The city of “one thousand factories, and no bookstores” – is how a then novice journalist Giorgio Bocca described Vigevano, in a famous reportage that appeared in January 1962 in the daily newspaper “Il Giorno” – with its 970 footwear manufacturers and countless number of small workshops situated in basements and even in kitchens, from which the incessant sound of hammering of the many pieceworkers could be heard. In the early Sixties, this city was in fact at the height of its success with a production of 90 million pairs. However, already in 1964, its slow and unavoidable descent would begin, leading eventually to it loss of leadership in the sector, with some of its footwear manufacturers going out of business, while in 1969, the International Fair-Market of Footwear moved from the by now ancient and unsuitable venue of the Vigevano Palazzo Esposizioni to the Fiera di Milano complex, where it is held under the present-day name of Micam. “Vigevano during the Boom” accordingly focuses on 1962, the year when the “benzol scandal”, the white plague that already in the Thirties and Fifties had created a number of victims in Vigevano, came under the eye of the national and international press. Tenacio, a glue that contained the harmful chemical substance, benzol, which had already been banned in other European countries, was still allowed in Italy and was widely used both by factories and at home by pieceworkers in their basements, for its strength and low cost. The giuntöre and workers who were subject to inhaling the fumes (especially those working in confined areas) were at risk of developing light symptoms like dizziness, headaches, difficulty breathing, tiredness and nausea, but also serious diseases like aplastic anaemia and leukaemia. The investigation undertaken by Filippo Caserio and Alessandra Ceriani also looks at the enormous news coverage given over to the problem by the national press, in some cases a disproportionate amount of attention, which triggered off a degree of alarmism that pushed some store owners to even put the sign “We do not sell shoes from Vigevano” in their store window. This uproar however eventually led to the Soliano law in March 1963 (proposed by Vigevano parliamentarian Francesco Soliano) which, although it did not resolve the issue, in any case drastically reduced the amount of benzol allowed (2%). Nevertheless, “there was leftover stock to finish” and even after the law went into effect, it was still used until the historic union battles at the end of the decade and the Statute of Labourers changed the whole scenario. Starting in 1963, with the drop-off in Vigevano production, also the number of deaths caused by benzol fell, and today, there’s little or no memory of it: a past cancelled out, which the book does its best to recall by giving voice to those who bore witness to it, the survivors. For those who did not survive, there is the epitaph of Lucio Mastronardi: “The graves of Vigevano’s cemetery are filled with those who died from benzol poisoning”.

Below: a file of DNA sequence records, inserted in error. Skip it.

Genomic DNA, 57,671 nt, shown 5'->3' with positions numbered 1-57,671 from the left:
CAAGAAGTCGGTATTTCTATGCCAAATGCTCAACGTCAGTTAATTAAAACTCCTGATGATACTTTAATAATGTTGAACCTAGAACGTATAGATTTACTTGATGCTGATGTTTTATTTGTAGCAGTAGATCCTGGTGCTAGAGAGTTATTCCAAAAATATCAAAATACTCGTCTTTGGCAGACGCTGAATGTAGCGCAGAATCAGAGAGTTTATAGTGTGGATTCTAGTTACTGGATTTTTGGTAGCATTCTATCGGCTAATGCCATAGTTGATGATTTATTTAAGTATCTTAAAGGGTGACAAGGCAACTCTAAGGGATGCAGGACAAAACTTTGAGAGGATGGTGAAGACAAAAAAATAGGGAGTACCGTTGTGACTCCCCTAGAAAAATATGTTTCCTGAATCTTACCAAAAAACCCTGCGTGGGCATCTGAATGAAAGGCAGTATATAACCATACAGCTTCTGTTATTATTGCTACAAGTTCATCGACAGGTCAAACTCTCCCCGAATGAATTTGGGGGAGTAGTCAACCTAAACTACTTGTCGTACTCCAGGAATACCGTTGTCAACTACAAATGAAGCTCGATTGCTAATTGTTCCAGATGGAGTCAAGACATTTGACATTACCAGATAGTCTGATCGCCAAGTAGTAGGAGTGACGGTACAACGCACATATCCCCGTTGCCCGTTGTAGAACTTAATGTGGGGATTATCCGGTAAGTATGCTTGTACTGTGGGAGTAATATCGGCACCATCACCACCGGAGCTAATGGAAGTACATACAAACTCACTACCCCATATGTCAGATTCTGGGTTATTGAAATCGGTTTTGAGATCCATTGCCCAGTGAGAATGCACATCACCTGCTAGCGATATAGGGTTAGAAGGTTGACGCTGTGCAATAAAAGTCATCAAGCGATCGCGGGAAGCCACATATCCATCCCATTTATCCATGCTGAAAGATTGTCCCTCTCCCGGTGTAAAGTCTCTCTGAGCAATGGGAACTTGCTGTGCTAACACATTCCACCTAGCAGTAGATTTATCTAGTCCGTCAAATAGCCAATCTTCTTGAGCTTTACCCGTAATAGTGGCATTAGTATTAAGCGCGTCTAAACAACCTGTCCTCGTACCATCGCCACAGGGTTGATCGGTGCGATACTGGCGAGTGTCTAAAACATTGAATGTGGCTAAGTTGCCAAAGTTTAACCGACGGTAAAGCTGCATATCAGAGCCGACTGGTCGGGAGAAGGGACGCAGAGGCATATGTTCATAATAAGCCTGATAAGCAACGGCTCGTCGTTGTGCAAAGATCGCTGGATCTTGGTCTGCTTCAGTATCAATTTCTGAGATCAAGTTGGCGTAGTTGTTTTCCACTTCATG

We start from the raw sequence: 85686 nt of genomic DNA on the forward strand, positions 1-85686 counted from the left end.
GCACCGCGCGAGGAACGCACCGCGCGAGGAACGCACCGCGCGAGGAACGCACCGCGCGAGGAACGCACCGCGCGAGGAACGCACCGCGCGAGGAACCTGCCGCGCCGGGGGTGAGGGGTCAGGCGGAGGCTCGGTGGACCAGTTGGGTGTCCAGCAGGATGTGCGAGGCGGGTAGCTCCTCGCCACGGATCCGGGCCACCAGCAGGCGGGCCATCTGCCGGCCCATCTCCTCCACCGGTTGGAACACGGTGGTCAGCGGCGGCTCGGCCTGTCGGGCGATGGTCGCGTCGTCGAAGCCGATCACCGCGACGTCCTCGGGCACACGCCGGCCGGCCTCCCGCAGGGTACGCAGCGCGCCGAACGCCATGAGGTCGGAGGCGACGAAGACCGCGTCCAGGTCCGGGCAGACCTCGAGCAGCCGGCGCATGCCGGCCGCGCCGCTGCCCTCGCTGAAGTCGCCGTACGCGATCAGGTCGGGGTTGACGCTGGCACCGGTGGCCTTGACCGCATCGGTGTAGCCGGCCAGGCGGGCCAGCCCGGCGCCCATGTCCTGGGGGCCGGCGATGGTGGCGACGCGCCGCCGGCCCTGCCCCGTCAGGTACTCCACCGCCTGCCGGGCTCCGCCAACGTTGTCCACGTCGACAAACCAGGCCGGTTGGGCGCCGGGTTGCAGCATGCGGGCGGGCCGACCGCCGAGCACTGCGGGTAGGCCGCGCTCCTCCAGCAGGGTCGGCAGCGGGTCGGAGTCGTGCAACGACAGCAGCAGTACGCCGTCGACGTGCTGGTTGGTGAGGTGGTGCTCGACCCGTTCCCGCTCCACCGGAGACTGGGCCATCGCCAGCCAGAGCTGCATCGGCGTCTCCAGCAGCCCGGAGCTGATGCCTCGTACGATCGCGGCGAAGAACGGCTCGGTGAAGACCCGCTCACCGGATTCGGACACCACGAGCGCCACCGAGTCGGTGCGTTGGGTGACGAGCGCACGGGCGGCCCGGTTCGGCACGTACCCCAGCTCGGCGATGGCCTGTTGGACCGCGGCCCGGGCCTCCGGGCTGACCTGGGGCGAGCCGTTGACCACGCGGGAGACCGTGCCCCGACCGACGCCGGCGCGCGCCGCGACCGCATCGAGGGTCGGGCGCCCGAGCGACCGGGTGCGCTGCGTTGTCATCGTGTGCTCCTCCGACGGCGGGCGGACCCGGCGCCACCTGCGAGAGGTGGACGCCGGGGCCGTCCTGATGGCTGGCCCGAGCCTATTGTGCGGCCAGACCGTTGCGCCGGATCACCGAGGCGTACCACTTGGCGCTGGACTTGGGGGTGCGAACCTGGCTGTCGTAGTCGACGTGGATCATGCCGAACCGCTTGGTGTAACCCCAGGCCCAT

The book ends with the most important historic moments (both national and local) occurring during the 1960-69 decade, along with a DVD documentary where those who were present in that era are interviewed and also describe what Vigevano was like in the Sixties: the thick fogs, the Castle-prison, the ex-Tettoie, and the amusement park. There are then the shoes and fads made famous by the trilogy by Mastronardi (The Cobbler, The Master, and the Southerner of Vigevano). The investigation on benzol. The great local celebrities, Lucio Mastronardi and Vito Pallavicini (in the Sixties the soul of the L'informatore, the weekly Vigevano publication, and songwriter of great success with “Azzurro”), who during the decade under examination both reached the height of their fame.
Where to find Vigevano during the Boom
At VIGEVANO Emporio 451, via XX Settembre 19, tel. 0381-095130 (or by e-mail: firstname.lastname@example.org, to purchase copies online for home delivery).